The Three Gifts – A Homily for the Epiphany of the Lord

Here below is a summary of my homily for the Epiphany of the Lord, 2018.

Today we celebrate the day when the wise men of the East seek the Child. Today they are an example for us when we come into the presence of our Lord and Saviour Jesus Christ.

We noticed that found the one whom they were seeking, they were filled with joy, and prostrated themselves before him and gave him homage. What does that mean? In the Holy Scriptures, people would prostrate themselves upon entering God’s presence. The wise men, by this gesture, recognize Jesus as God.  Not content with this gesture of adoration, they give him gifts that reveal the true identity of this child.

The gold reveals that this child is a King, since only the rich people, like kings and rulers could afford this gold. The wise men were looking for the King of the Jews, and yet they found the King of the universe.

The incense reveals that this child is divine, which means that he is God. In the ancient world, incense was burned as an offering in the worship of a god.

The last gift, myrrh, was a special spice that was used in medicines and ointments. It could also be added to the wine and taken as a drink. Thirty-three years later, we read that Jesus would also be offered myrrh mixed with wine while hanging on the cross. Myrrh would also be used to prepare his body before placing it in the grave. This gift refers to the fact that Jesus would be the Saviour of the world with his death and burial and his resurrection from the dead.

These gifts do not only reveal things about Jesus. They also help us see how we can imitate these wise men by giving gifts to Jesus. In fact, we can give more precious gifts than gold, frankincense and myrrh. The greater gifts that God really wants are the spiritual gifts that we can offer.   Gold, incense and myrrh are symbols of how we can offer ourselves to God.

In the Bible, gold can symbolize wisdom. How can I give wisdom to God? He is the source of wisdom. However, when we obey the Lord’s commands, we are wise. We know that the ways of the Lord lead to true fulfillment, happiness and eternal life. Our obedience to the Lord is like gold in his sight.

The prayer in the Bible is symbolized by the smoke of incense that burns and rises to the Lord. We read in the Psalms, “Let my prayer be counted as incense before you.” The Lord wants to be with us when we raise our hearts and minds to him in prayer. In prayer, this conversation with God where God speaks to us first in the Holy Scriptures and we meditate on his Word and respond to him, we offer him a gift of our mind and heart.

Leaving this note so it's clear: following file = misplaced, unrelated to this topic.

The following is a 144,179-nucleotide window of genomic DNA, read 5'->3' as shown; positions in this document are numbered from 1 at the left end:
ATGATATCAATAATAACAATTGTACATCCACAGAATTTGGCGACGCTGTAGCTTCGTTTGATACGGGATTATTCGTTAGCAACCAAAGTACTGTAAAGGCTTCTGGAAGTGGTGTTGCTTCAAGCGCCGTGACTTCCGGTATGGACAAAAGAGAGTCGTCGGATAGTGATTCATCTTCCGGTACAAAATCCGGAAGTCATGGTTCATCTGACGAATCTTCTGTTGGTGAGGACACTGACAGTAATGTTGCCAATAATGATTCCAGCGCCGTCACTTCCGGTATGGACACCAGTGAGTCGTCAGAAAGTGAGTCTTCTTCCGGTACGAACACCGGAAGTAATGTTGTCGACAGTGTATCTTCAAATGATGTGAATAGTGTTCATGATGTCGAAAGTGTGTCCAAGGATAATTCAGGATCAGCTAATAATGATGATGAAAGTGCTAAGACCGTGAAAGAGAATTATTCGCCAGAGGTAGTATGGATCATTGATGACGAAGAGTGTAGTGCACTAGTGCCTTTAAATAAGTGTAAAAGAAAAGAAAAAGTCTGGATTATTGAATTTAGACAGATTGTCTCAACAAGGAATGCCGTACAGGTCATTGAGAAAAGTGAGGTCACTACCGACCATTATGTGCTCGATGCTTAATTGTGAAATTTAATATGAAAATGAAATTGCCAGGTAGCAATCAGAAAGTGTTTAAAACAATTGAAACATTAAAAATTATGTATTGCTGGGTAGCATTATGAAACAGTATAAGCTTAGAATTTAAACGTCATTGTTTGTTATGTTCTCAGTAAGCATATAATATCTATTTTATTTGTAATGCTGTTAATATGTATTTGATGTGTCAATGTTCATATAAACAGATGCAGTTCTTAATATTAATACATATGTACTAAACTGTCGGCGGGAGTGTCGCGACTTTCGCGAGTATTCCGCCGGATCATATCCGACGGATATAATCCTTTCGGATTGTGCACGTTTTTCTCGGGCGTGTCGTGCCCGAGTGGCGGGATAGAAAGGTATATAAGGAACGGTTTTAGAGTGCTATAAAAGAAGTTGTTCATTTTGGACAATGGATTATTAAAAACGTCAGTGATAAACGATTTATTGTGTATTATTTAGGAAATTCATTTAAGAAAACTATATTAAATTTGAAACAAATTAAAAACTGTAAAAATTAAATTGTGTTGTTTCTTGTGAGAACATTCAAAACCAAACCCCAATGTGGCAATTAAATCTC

We remember that the myrrh symbolizes the sacrifice of Jesus on the Cross, where he poured out his life for us. When we sacrifice ourselves, our time, our energies, our resources for the good of others, like Jesus, we offer God the gift of our life. Saint Paul writes: “…present your bodies as a living sacrifice, holy and acceptable to God, which is your spiritual worship.”

Therefore, today we imitate the wise men in the Bible, kneeling before Jesus truly present under the appearances of bread and wine. We can add to this adoration, the spiritual gifts of our heart: golden obedience to his commandments, the fragrance of sincere prayer, and our sacrificial offering of a life lived for God and the good of our neighbour.

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Image of God

To listen to a homily on the Pharisees and the Herodians testing Jesus about paying taxes, (Matthew 22.15-21), click on the image.  

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How To Be A Living Stone

For a homily on how to be a living stone, click on this image.

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What is the Mass: A Meal That Seals a Covenant

In addition to being a memorial of Jesus sacrifice on the Cross, and He being truly present among, the Mass is also a communal meal, wherein we share in the sealing of the new and everlasting covenant made in the Blood of Jesus, the Lamb of God.  To hear a homily on how that is so, click on the image.
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What is the Mass: Jesus Truly Present

Jesus promised not to leave us orphans, but to be with us until the end of the world.  Yet forty days after Jesus rose from the dead, he ascended into heaven where he sits at the right hand of the Father.  Does he keep his promise to his disciples from the Apostles until now?  Is Jesus truly present in the Holy Mass?  If so, how?  Click on the image below to hear a homily about Jesus present among us.
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